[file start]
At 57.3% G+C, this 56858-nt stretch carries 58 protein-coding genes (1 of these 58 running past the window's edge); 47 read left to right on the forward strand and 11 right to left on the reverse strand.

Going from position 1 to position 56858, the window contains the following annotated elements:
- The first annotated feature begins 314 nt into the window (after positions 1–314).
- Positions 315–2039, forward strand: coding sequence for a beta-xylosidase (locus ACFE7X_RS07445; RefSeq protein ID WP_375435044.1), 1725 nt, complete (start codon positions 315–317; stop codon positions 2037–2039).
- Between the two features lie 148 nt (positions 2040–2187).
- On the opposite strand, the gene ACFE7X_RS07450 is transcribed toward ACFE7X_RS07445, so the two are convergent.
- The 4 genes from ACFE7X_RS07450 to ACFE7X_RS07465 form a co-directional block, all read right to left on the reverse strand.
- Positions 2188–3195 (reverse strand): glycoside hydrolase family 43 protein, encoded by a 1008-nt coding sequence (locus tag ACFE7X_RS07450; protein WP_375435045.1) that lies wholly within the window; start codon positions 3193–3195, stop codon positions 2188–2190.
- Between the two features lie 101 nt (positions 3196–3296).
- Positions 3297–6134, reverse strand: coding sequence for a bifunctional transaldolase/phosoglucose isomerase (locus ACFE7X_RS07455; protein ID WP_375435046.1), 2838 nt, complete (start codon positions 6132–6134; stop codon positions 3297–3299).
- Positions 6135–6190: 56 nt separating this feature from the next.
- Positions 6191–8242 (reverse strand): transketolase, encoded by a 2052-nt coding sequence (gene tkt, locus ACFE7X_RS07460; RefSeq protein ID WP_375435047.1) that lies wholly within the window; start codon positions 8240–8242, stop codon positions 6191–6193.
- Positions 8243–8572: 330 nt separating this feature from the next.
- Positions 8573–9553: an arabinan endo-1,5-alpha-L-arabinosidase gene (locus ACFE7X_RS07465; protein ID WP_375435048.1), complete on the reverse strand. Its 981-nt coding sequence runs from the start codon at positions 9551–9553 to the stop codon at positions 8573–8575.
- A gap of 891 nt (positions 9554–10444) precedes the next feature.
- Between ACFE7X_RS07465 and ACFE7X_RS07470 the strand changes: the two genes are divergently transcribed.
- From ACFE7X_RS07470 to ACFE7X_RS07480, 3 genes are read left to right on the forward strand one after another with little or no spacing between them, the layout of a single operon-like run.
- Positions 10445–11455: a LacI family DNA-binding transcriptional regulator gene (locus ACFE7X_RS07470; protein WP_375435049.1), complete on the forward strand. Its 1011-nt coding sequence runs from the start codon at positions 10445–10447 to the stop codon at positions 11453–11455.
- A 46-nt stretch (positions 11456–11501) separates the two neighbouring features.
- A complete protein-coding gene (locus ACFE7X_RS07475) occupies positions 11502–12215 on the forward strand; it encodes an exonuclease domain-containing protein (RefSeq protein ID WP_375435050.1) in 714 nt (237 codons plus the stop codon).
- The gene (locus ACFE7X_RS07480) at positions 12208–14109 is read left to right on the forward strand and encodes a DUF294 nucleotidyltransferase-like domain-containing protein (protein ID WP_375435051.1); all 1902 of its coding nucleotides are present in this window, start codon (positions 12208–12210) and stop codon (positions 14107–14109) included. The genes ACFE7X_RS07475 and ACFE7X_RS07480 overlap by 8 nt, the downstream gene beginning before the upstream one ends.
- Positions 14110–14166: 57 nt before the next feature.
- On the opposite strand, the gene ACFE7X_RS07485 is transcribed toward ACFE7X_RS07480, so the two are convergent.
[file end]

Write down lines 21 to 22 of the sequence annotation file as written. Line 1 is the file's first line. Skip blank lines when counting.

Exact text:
- The gene (locus ACFE7X_RS07480) at positions 12208–14109 is read left to right on the forward strand and encodes a DUF294 nucleotidyltransferase-like domain-containing protein (protein ID WP_375435051.1); all 1902 of its coding nucleotides are present in this window, start codon (positions 12208–12210) and stop codon (positions 14107–14109) included. The genes ACFE7X_RS07475 and ACFE7X_RS07480 overlap by 8 nt, the downstream gene beginning before the upstream one ends.
- Positions 14110–14166: 57 nt before the next feature.